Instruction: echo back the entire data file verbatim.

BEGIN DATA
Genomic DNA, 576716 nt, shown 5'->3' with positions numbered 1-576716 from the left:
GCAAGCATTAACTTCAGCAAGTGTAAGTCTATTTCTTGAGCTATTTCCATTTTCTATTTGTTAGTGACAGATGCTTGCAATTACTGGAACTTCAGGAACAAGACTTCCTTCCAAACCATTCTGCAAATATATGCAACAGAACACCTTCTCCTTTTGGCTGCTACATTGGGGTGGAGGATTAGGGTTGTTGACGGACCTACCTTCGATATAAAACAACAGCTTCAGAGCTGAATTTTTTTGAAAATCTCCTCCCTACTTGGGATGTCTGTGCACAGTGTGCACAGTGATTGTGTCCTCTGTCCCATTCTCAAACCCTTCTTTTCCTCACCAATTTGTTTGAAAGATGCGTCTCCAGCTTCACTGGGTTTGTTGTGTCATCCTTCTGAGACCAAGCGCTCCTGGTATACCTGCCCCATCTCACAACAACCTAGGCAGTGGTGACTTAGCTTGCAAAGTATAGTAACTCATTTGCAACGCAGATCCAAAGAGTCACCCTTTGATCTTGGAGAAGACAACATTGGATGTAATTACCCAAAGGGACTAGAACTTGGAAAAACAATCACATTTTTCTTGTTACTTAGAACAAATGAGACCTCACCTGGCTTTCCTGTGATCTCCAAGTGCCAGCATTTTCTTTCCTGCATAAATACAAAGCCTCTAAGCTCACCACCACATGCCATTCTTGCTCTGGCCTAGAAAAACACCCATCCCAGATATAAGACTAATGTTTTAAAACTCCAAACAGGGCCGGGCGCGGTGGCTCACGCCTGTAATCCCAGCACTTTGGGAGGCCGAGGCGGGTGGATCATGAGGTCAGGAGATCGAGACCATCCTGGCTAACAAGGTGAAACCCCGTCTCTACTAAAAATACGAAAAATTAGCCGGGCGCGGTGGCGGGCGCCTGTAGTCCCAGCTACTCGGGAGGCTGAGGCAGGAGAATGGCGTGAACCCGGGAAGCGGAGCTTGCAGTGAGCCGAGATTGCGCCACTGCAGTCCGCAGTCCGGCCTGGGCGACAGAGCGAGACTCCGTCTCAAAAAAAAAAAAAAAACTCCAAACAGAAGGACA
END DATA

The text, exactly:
Genomic DNA, 576716 nt, shown 5'->3' with positions numbered 1-576716 from the left:
GCAAGCATTAACTTCAGCAAGTGTAAGTCTATTTCTTGAGCTATTTCCATTTTCTATTTGTTAGTGACAGATGCTTGCAATTACTGGAACTTCAGGAACAAGACTTCCTTCCAAACCATTCTGCAAATATATGCAACAGAACACCTTCTCCTTTTGGCTGCTACATTGGGGTGGAGGATTAGGGTTGTTGACGGACCTACCTTCGATATAAAACAACAGCTTCAGAGCTGAATTTTTTTGAAAATCTCCTCCCTACTTGGGATGTCTGTGCACAGTGTGCACAGTGATTGTGTCCTCTGTCCCATTCTCAAACCCTTCTTTTCCTCACCAATTTGTTTGAAAGATGCGTCTCCAGCTTCACTGGGTTTGTTGTGTCATCCTTCTGAGACCAAGCGCTCCTGGTATACCTGCCCCATCTCACAACAACCTAGGCAGTGGTGACTTAGCTTGCAAAGTATAGTAACTCATTTGCAACGCAGATCCAAAGAGTCACCCTTTGATCTTGGAGAAGACAACATTGGATGTAATTACCCAAAGGGACTAGAACTTGGAAAAACAATCACATTTTTCTTGTTACTTAGAACAAATGAGACCTCACCTGGCTTTCCTGTGATCTCCAAGTGCCAGCATTTTCTTTCCTGCATAAATACAAAGCCTCTAAGCTCACCACCACATGCCATTCTTGCTCTGGCCTAGAAAAACACCCATCCCAGATATAAGACTAATGTTTTAAAACTCCAAACAGGGCCGGGCGCGGTGGCTCACGCCTGTAATCCCAGCACTTTGGGAGGCCGAGGCGGGTGGATCATGAGGTCAGGAGATCGAGACCATCCTGGCTAACAAGGTGAAACCCCGTCTCTACTAAAAATACGAAAAATTAGCCGGGCGCGGTGGCGGGCGCCTGTAGTCCCAGCTACTCGGGAGGCTGAGGCAGGAGAATGGCGTGAACCCGGGAAGCGGAGCTTGCAGTGAGCCGAGATTGCGCCACTGCAGTCCGCAGTCCGGCCTGGGCGACAGAGCGAGACTCCGTCTCAAAAAAAAAAAAAAAACTCCAAACAGAAGGACA